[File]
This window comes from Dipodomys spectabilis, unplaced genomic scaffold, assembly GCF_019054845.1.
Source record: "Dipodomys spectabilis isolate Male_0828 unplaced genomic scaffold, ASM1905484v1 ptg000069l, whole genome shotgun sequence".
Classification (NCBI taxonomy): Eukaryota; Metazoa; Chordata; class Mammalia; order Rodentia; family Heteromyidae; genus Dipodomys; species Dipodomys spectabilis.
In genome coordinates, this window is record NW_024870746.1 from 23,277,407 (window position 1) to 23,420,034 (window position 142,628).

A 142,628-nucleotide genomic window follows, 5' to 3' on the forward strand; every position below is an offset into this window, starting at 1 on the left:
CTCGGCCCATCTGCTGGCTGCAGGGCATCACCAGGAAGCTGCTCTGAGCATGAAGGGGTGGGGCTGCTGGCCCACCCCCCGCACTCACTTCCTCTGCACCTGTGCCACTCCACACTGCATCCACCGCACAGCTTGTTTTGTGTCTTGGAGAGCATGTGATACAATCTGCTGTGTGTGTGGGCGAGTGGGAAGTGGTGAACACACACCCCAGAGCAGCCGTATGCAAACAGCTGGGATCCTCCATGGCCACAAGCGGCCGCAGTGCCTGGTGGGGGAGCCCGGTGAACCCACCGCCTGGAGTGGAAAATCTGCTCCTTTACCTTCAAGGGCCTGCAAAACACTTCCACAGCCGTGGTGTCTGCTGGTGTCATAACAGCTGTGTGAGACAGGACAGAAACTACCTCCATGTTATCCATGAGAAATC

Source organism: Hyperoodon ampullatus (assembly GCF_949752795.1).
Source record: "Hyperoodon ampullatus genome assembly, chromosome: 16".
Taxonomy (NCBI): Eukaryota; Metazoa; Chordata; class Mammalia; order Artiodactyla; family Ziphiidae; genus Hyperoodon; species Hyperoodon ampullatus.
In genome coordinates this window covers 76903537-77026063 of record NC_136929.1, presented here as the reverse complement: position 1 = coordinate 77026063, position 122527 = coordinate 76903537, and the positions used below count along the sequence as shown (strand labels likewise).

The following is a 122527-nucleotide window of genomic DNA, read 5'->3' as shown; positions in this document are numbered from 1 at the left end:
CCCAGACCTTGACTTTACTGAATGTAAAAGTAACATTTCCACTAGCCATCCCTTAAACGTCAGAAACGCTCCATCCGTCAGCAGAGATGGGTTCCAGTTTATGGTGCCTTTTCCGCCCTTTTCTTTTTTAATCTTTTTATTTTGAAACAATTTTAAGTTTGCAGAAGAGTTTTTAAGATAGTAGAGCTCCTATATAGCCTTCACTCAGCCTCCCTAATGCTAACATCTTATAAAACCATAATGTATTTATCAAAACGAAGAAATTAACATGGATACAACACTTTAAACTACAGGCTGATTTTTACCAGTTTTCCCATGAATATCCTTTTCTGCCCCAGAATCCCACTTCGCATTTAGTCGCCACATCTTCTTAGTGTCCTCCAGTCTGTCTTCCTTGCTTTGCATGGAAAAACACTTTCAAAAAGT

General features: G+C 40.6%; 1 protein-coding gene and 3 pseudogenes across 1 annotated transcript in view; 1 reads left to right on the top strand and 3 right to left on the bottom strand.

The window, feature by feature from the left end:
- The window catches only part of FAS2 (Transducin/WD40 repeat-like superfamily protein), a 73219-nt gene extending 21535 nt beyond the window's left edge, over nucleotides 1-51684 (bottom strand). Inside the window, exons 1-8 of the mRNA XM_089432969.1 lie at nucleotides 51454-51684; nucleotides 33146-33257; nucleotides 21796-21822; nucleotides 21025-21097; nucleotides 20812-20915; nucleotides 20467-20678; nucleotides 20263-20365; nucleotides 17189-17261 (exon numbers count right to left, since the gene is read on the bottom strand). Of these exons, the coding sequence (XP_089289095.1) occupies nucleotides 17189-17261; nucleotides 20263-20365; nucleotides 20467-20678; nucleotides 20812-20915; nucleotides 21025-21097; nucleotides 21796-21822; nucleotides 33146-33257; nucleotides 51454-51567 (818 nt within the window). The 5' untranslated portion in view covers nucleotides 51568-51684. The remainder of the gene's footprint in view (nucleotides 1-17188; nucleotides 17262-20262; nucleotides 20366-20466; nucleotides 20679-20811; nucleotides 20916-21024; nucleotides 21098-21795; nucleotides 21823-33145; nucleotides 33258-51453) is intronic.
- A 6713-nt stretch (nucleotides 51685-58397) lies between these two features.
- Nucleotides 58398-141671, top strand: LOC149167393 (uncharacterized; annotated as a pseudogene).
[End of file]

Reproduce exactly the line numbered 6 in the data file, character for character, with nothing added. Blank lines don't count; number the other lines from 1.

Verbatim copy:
CTCGGCCCATCTGCTGGCTGCAGGGCATCACCAGGAAGCTGCTCTGAGCATGAAGGGGTGGGGCTGCTGGCCCACCCCCCGCACTCACTTCCTCTGCACCTGTGCCACTCCACACTGCATCCACCGCACAGCTTGTTTTGTGTCTTGGAGAGCATGTGATACAATCTGCTGTGTGTGTGGGCGAGTGGGAAGTGGTGAACACACACCCCAGAGCAGCCGTATGCAAACAGCTGGGATCCTCCATGGCCACAAGCGGCCGCAGTGCCTGGTGGGGGAGCCCGGTGAACCCACCGCCTGGAGTGGAAAATCTGCTCCTTTACCTTCAAGGGCCTGCAAAACACTTCCACAGCCGTGGTGTCTGCTGGTGTCATAACAGCTGTGTGAGACAGGACAGAAACTACCTCCATGTTATCCATGAGAAATC